Thanks also goes to Steve who manfully cut the half slab in a cloud of dust.
Once again a great team effort on two fronts.

Regards


Roger

Prior to Richard  arriving to lay the slabs, the infill behind 1C needed topping up with some clean ballast to make it easier to walk on. Without JCB help, a team decided to do it the hard way -  yes shovel and barrow  with help from the dumper here and there!
Smile please - you are enjoying yourselves!

Tidying up...
Peter Q gives some advice on shovel technique....
 There was a tremendous amount of hard work involved and when I walked along the infill later on  it was super smooth. It will allow the completion of the backing slabs - Oh joy I hear them cry....

On other fronts Peter T and  Ian H were  fabricating some new lamppost sockets for 1C. Good timing I think!


 Work started on the clearance of the eastern embankment beyond 1C and where the old horse dock was. For those unfamilair with the horse dock, I know Jo will oblige a a short resume!

Saturday, 11 October 2014

Saturday 11th October 2014 - A day of Blocks and Bricks!

There were 14 of us on site today - the odd rain shower blew through, but generally work proceeded at a pace.  

The main task for the day was to complete the block work on Platform 2C. The brick laying shelter was moved into position to allow work to continue during the showers.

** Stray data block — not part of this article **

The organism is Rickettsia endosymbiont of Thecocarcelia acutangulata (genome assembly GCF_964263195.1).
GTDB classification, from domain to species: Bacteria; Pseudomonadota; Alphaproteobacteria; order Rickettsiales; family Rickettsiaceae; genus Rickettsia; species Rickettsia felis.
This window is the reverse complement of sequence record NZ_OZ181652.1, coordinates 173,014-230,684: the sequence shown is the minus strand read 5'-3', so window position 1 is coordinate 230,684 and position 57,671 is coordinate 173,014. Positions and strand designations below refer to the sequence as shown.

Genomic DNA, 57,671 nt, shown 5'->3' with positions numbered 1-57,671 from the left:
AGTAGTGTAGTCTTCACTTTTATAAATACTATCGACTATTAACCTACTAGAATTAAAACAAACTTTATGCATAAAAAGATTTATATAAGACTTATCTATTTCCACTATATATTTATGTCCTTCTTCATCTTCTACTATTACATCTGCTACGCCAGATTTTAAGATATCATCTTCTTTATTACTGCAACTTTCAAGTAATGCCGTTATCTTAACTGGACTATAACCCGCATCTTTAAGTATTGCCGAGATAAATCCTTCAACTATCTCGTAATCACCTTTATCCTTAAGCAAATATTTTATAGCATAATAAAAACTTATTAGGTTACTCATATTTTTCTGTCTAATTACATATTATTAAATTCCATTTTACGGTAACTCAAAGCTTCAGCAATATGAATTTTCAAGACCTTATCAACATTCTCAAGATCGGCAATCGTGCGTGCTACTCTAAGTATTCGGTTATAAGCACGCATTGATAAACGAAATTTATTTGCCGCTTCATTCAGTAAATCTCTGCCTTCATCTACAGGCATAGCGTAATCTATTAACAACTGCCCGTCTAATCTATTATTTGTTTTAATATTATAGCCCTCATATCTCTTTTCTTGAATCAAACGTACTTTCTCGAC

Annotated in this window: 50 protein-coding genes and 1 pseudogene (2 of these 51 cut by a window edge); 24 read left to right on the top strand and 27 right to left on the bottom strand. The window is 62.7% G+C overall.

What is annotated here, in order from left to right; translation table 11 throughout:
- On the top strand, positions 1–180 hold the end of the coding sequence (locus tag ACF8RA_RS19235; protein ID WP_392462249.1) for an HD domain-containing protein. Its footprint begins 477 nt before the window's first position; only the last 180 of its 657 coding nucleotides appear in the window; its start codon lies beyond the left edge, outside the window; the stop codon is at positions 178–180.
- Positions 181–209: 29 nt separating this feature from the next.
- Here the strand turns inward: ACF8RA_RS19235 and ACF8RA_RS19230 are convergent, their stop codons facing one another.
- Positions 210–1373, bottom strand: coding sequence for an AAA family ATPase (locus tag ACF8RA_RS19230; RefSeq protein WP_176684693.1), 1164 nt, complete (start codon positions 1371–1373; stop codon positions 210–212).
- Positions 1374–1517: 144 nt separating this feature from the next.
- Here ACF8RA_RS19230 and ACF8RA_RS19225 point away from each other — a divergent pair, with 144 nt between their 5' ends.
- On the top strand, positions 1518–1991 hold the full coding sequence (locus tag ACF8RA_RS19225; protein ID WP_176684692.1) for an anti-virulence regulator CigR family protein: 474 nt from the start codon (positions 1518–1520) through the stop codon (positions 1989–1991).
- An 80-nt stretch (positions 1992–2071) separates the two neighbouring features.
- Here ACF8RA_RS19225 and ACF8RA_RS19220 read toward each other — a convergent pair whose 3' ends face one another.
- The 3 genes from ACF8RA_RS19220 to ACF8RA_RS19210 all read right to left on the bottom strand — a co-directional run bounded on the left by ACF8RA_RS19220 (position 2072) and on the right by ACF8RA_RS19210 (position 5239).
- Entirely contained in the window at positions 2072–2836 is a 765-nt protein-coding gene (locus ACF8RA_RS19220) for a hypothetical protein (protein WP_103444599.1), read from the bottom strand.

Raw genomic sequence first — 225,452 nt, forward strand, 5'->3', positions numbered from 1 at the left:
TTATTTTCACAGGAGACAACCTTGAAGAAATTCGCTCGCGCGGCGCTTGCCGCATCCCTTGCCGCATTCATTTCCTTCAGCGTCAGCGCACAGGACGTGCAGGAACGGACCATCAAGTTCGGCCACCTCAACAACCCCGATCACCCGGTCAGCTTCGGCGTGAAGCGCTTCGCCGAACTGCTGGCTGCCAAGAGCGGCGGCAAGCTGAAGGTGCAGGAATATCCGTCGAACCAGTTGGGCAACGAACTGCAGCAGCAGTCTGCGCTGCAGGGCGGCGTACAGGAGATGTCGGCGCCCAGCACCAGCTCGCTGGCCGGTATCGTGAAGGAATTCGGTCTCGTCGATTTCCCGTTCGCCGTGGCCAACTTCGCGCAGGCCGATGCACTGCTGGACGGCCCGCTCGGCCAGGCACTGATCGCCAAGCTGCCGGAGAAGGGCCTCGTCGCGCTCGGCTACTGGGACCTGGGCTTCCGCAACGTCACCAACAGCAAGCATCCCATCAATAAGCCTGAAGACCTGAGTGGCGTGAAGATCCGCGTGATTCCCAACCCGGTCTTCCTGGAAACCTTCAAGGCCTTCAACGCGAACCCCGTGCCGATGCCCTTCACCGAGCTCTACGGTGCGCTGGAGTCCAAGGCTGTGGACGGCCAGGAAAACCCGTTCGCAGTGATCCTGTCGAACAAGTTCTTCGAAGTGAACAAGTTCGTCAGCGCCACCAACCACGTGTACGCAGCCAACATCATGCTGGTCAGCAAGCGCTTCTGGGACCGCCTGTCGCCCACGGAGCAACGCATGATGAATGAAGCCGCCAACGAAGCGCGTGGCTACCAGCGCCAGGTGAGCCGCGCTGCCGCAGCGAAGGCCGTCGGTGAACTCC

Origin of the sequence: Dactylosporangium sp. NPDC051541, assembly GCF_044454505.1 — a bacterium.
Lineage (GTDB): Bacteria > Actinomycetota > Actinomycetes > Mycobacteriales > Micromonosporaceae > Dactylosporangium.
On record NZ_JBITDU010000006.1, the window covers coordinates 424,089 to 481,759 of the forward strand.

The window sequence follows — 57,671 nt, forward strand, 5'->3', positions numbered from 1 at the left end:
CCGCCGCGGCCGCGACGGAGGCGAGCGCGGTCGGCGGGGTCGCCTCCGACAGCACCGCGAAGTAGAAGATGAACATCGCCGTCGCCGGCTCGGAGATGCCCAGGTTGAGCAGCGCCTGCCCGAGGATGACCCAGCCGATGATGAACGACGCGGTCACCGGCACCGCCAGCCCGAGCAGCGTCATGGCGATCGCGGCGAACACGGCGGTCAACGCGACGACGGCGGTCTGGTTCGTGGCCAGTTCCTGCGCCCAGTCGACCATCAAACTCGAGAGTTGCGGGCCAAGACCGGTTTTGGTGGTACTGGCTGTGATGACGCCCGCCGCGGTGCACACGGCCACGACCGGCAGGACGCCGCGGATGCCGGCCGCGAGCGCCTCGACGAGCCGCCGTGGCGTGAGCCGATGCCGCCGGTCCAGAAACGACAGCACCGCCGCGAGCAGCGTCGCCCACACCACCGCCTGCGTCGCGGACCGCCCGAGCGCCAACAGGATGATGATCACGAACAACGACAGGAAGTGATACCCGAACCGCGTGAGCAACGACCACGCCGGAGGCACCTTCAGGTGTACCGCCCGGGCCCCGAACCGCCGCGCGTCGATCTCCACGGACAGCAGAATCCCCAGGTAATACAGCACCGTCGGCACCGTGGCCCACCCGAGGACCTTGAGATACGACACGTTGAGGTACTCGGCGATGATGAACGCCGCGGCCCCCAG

Roger and Clive in action....


Work then continued  and  at the end of the day, all 60+ blocks were laid, and ready for the blue bricks next time. It really was a great day's block laying.












First by the barrow load...
In parallel with the block laying 2 small gangs were selecting the right size blues and reds to start the brick laying on Wednesday. These were stacked front and back  of the wall in convenient piles, ready to hand for the brick layers.










Then by the dumper load...
Eventually the dumper came into play for recovering the backing bricks from further up the track bed. It was hard graft but it means that work can start promptly next time.











Of course there are always those who run for shelter from a drop of rain....

In other areas, Robin continued with the brick cleaning and Vic grass seeded the bank behind 1B.

Peter K fitted the angle  attachments to the lever frame that he made last week. Peter is a wizard with metal work of all forms, and  I don't know what we would do without him (and his helper Tilly)


Finally for today Brian and I pulled the Cat 5 comms cable through the new ducting. it just remains for us to terminate the ends.